The art of bonsai involves very strict guidelines for everything from the shape of the tree to the container it’s planted in, as well as many rules about how bonsai trees should be displayed.
At most bonsai exhibitions around the world, artists are judged on these elements, and doing anything outside the box can be viewed as a technical mistake. According to bonsai artist/sculptor/photographer Creighton Bostrom, it’s like “judging a painting on the brush strokes and the frame instead of the meaning of the composition.”
Formal bonsai displays attempt to represent a landscape. Traditionally, they include a companion plant that represents the foreground, a hanging scroll that represents the background, and the potted bonsai tree in the middle, atop an appropriate wooden stand.
Bostrom says the rigid rules surrounding bonsai displays can sometimes limit the artist’s opportunity for self-expression. This led him to create his “Geometry in Space” project that aims to help viewers experience bonsai in a new light. We spoke with Bostrom via email to learn more about his project.
Bostrom describes “Geometry in Space” as a mixed-medium project that combines photography, sculpture, and bonsai. He said the project is an “exploration of Bonsai display in nature, in vast open spaces, where there is no limit to depth or lateral movement.”
In traditional bonsai exhibitions, each tree is displayed in a small alcove that’s meant to help focus the viewer’s attention on the bonsai and the artist’s work. In contrast, Bostrom’s goal with this project is not to show off the detailing of the bonsai tree itself, but to put it in a natural context that changes the viewer’s perspective.
He includes sculptural frames in his shots to guide the viewer’s eye to the bonsai tree as well as create the intended visual movement of the composition. The result is an almost surreal series of images that are striking in their use of depth and scale.
Bostrom said he thinks the compositions in his project achieved an unusual sense of harmony, thanks to bonsai.
He pointed out that his images involve “the juxtaposition of a bonsai and a large tree and the framing of a singular space combined with seemingly endless depth. These two extremes should create conflict in most visual art, however, in my opinion, the bonsai creates a harmonious feeling that unites the composition.”
It’s clear from Bostrom’s work that he knows a lot about growing bonsai trees. The North Carolina-based artist won a scholarship to study bonsai after submitting some of his work to the American Bonsai Society. But he first became interested in growing bonsai trees as a matter of economics.
“I fell in love with a juniper bonsai at a local nursery but the price far exceeded what I was willing to spend at the time. I decided it would be far more economical for me to make my own.”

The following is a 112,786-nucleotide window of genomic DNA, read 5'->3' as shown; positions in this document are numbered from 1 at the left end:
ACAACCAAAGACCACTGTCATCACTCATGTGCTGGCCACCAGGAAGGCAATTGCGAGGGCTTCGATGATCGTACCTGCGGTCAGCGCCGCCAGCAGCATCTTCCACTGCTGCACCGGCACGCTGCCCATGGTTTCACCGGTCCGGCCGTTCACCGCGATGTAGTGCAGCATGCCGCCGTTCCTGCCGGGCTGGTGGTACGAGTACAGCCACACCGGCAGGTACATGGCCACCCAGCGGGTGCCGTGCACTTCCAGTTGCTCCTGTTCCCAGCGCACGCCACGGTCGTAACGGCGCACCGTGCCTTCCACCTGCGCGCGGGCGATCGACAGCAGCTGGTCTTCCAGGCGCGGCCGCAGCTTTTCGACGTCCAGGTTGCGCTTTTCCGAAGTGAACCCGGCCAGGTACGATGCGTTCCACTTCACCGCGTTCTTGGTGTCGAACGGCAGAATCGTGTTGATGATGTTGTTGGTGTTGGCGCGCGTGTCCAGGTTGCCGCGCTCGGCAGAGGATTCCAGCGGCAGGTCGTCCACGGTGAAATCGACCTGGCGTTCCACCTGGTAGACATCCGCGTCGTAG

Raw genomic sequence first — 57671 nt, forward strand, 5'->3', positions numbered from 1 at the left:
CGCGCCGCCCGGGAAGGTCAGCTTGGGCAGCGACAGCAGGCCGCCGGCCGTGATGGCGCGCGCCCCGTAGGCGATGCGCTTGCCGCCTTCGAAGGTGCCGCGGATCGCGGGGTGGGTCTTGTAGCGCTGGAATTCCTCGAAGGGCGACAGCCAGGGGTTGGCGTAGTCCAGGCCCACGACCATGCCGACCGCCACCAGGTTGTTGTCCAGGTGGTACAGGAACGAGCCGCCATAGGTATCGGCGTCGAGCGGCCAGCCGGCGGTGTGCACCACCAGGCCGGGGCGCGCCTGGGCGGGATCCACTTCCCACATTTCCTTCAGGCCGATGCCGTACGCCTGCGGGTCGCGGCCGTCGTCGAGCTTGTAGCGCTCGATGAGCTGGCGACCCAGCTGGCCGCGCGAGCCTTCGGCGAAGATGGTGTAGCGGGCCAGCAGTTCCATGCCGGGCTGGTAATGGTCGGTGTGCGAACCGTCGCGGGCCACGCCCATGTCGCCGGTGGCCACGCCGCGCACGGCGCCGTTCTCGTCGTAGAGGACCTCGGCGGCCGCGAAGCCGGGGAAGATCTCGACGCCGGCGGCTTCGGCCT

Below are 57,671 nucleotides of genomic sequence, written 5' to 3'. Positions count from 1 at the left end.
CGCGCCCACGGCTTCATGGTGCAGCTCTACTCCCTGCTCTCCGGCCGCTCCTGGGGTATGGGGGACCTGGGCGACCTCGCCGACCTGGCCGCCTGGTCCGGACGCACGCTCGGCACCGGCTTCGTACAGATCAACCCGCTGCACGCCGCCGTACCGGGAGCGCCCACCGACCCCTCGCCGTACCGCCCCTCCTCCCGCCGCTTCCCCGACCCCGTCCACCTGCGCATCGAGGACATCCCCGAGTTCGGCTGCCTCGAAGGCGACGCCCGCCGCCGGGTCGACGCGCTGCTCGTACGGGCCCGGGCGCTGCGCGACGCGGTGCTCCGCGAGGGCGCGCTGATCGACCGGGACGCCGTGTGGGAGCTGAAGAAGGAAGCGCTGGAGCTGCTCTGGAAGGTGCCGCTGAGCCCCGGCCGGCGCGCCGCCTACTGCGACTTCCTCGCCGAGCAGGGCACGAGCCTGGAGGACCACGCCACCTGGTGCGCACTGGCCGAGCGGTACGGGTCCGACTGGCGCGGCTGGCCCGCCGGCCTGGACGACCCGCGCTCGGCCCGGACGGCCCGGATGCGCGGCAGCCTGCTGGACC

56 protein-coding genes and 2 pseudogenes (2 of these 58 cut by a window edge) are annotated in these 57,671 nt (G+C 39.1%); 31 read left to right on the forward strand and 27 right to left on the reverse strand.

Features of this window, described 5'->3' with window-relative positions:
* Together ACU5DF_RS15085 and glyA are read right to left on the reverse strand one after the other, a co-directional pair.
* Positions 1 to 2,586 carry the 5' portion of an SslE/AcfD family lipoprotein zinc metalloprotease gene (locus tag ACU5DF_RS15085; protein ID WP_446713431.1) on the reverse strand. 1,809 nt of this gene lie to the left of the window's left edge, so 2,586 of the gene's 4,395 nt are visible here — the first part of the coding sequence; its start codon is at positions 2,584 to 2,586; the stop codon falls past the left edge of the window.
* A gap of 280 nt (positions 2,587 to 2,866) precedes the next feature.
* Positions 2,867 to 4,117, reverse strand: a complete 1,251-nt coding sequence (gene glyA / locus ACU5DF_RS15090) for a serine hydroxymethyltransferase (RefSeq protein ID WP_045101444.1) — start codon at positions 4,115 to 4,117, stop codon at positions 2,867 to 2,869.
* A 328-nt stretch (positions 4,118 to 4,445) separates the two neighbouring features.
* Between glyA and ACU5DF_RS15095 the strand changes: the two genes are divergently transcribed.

However, he soon realized the process was much more difficult than he thought.
A daunting amount of time and effort go into the cultivation of bonsai trees. When bonsai trees are grown from seed, it takes at least three years before the tree is ready to start being shaped.
As the tree grows, the artist can use a number of methods to shape it. Besides leaf trimming and pruning, they’ll sometimes use grafting to attach a new bud, branch, or root to the tree. To help keep the tree small, they’ll restrict its root growth.
Additionally, bonsai artists will wrap copper and aluminum wire around the tree’s branches and trunk to control the shape of the tree as it grows.
But care has to be taken to ensure there are no marks left by the wire, as one of the rules of bonsai is that the artist’s work shouldn’t be apparent to the viewer. For example, whenever a branch is removed to help shape the tree, the scar has to be concealed.
The miniaturization of bonsai trees also makes them more sensitive than trees in the wild. Since they have smaller roots and less foliage, they need special care to remain healthy. Everything from watering to fertilization, temperature, and light conditions needs to be controlled with care.
Despite learning the challenges involved with growing bonsai trees, Bostrom decided to continue working at it. In the following years, he started visiting Mike Brawley for guidance, the artist who had created the tree that Bostrom had fallen for.
Along the way, something surprising happened. Instead of growing bonsai trees as a means to an end, Bostrom fell in love with the work.
“I love the process of creating bonsai. The sifting of the soil, the re-potting, the wiring and pruning. It is a true sculptural art form, a live sculpture, the work of which connects the artist to nature, the seasons, the environment, and our place in it.”
Even though Bostrom has pointed out how the rules at bonsai exhibitions can be limiting to artists, he also respects those traditions and sees the value in them. That’s why he still regularly takes part in bonsai exhibitions.
“These exhibitions are incredibly beautiful and inspiring and will hopefully continue for generations to come.”
He pointed out that his goal with “Geometry in Space” was not to try to replace traditional exhibitions, but to explore the mixing of bonsai with other art forms.
“When a person sees a traditional exhibit their first thoughts typically are of Japan and the Japanese aesthetic, what a bonsai tree symbolizes to most Americans.
“By placing the tree in a mixed medium context, the first thought is typically not of the bonsai. Hopefully, this process will allow viewers to experience bonsai in a new light and see it as an art form and see its potential as a contemporary art form medium.”
Read more about flora-inspired art:
Why This Artist Photographed 10,000 Roses
7 Artists That Turned Christmas Trees Into Creative Installations
How to Turn Your Love of Flowers into a Floral Design Career